The Dodgers are allegedly shopping Brad Penny after acquiring Jason Schmidt. Penny is a quality starter when he's healthy, but he's a regular on the disabled list. He came out of the gates smoking and started the All-Star Game in July, only to post a 6+ ERA over the second half of the season. Penny will make $7.5 million in 2007 and $8.5 million 2008, with a club option for $8.75 million in 2009 or a $2 million buyout. The Dodgers don't appear to have many needs at starting positions; they're probably going with Wilson Betemit as their full-time thirdbaseman to start the year. They could use relief help or prospects. Maybe Dan Wheeler and Buchholz could be a starting block.

The Phillies are overloaded with starters. They have Myers, Moyer, Lieber, Hamels, Garcia and Eaton. They're probably shopping Lieber and Myers. Lieber will make $7.5 million in 2007; Myers made $3.3 million in 2006 and will be a free agent after 2008. The Phillies are also shopping Pat Burrell, but now that we have Lee, I don't think we'll be interested. They appear to need a right-fielder, but Jason Lane is not exactly a hot commodity. It' possible they would be interested in swapping centerfielders, and that's something I think is worth pursuing. Lane-Taveras-Nieve for Lieber-Rowand would be interesting.

Would the Mets be willing to part with Aaron Heilman for Chris Burke? They need a right-handed-hitting secondbaseman, and Heilman has expressed interest in starting. That could be a very interesting target. I seriously hope we inquire about this.

Florida is rich in young talent, and Willy Taveras somehow impresses them. I'd deal for Josh Johnson or Scott Olsen. Of course, if we wanted Dontrelle Willis, we'd have to pay the price.

Pittsburgh, like Florida, has the young studs, and appears willing to deal them. Paul Maholm's name has surfaced, and Zach Duke would be an interesting target. They're looking for a left-handed right-fielder or firstbaseman, so perhaps Luke Scott would be a good fit?

Cleveland would appear to have its rotation set with Sabathia-Lee-Westbrook-Byrd-Sowers, but they may try to test the trade waters to see what they can get. After getting Borowski and Hernandez, their bullpen might be set, but maybe Lidge would interest them. They allegedly offered Westbrook for Lidge this offseason, and it would be interesting to see where those discussion lead.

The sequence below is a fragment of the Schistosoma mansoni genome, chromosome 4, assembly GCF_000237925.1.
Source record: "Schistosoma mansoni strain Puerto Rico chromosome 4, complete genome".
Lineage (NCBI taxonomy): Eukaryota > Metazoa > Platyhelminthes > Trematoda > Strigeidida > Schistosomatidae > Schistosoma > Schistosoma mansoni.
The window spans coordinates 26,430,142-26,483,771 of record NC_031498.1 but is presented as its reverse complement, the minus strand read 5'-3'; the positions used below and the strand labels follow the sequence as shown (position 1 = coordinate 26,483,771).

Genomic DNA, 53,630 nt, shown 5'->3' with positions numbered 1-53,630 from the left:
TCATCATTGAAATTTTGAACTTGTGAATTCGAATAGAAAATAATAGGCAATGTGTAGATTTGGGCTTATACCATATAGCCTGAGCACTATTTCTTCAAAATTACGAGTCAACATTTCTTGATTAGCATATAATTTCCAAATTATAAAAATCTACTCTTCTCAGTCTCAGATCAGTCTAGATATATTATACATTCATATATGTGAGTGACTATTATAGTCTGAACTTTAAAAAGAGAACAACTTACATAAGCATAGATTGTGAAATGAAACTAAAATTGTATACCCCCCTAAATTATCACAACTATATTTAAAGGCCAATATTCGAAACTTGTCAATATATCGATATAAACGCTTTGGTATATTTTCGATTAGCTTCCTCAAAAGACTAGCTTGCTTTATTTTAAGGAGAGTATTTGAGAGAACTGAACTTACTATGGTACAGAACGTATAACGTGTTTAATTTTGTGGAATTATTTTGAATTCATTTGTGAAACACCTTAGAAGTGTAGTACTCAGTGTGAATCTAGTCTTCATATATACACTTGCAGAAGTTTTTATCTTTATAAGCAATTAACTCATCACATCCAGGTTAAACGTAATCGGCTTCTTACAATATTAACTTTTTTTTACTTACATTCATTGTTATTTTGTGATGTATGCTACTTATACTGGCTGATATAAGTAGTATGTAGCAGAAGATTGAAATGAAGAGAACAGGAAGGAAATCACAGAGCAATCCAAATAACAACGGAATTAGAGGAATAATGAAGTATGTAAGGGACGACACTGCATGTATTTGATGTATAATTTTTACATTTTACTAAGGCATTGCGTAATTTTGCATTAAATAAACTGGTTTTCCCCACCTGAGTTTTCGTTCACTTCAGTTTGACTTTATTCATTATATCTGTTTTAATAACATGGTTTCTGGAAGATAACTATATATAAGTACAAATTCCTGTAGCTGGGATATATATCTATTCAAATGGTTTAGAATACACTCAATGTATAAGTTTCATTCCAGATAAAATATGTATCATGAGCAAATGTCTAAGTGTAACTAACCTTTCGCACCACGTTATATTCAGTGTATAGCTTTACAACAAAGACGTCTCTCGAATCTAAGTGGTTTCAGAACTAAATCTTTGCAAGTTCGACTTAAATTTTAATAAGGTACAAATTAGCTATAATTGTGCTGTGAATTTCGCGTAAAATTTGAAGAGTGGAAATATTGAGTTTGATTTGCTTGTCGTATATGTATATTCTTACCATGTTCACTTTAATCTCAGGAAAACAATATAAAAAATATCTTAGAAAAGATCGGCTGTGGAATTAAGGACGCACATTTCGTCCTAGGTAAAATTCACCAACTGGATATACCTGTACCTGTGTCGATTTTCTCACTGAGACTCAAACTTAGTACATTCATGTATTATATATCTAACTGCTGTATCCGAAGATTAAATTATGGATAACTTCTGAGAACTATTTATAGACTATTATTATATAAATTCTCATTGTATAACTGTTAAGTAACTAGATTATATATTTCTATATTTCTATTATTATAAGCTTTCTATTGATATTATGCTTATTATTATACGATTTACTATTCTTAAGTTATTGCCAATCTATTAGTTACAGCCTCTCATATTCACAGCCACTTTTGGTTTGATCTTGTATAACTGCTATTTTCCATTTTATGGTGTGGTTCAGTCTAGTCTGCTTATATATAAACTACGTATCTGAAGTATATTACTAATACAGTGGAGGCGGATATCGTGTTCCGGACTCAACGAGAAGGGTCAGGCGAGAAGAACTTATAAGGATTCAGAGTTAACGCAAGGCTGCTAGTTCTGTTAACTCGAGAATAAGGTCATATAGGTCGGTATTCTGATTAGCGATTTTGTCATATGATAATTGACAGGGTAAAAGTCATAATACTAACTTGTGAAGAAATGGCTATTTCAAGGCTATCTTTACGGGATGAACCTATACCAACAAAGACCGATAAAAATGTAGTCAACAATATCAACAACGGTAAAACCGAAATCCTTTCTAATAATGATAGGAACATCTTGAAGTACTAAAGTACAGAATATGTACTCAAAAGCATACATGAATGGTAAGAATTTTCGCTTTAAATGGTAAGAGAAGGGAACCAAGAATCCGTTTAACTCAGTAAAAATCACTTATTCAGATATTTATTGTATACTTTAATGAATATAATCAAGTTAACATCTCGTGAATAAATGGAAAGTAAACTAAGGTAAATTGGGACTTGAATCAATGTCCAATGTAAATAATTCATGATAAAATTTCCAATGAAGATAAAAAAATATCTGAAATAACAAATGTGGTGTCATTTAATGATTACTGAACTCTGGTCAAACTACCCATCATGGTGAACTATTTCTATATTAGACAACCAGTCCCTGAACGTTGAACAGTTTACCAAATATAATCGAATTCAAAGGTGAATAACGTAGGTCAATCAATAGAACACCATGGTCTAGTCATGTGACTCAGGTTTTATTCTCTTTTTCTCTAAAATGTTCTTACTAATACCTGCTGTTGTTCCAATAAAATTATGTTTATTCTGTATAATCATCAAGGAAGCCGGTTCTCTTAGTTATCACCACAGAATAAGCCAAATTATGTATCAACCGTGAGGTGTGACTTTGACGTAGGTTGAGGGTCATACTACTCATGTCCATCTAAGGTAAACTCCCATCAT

Baltimore probably wants to rid itself of Rodrigo Lopez, and they probably don't want a whole lot. Would a prospect get it done?

Oakland has dangled their starters Blanton, Haren and Harden, and Billy Beane loves Chris Burke. He's no dummy, though. If Harden's healthy, could we get him for Burke and Lidge?

I don't think there's much truth behind the Peavy rumors, but it's worth investigating. They want a righty secondbaseman to pair with Todd Walker, and they could use an outfielder or a thirdbaseman, depending on how they view this Kouzmanoff guy. But c'mon... it's Peavy.

Washington's John Patterson is a stud if he's healthy, but the Natties are looking to add pitching depth, not deal it. They could use a corner outfielder, but I don't think we have what it takes.

The Angels' John Lackey would make sense. But is he worth trading away Ensberg?

Of course, the Garland deal could always be revisited, but hopefully Hirsh will be off-limits.

Good deal. Let's get trading...
Geez... I leave town for a weekend and we lose Andy Pettitte. I'm actually not sure what to make about this whole deal. One thing's for sure: People are making way too big a deal out of it. Players leave all the time. Maddux and Glavine left Atlanta, after all. Houston shouldn't feel like we're different from other ball clubs just because we have this "hometown team" image.

Here's what I know about the Pettitte situation: Pettitte said he wanted to pitch next year. We offer $12 million for one year. At some point, the Yankees offer $16 million with a player option for the same deal in 2008. Pettitte asks the Astros to improve their offer, but ends up going to the Yankees.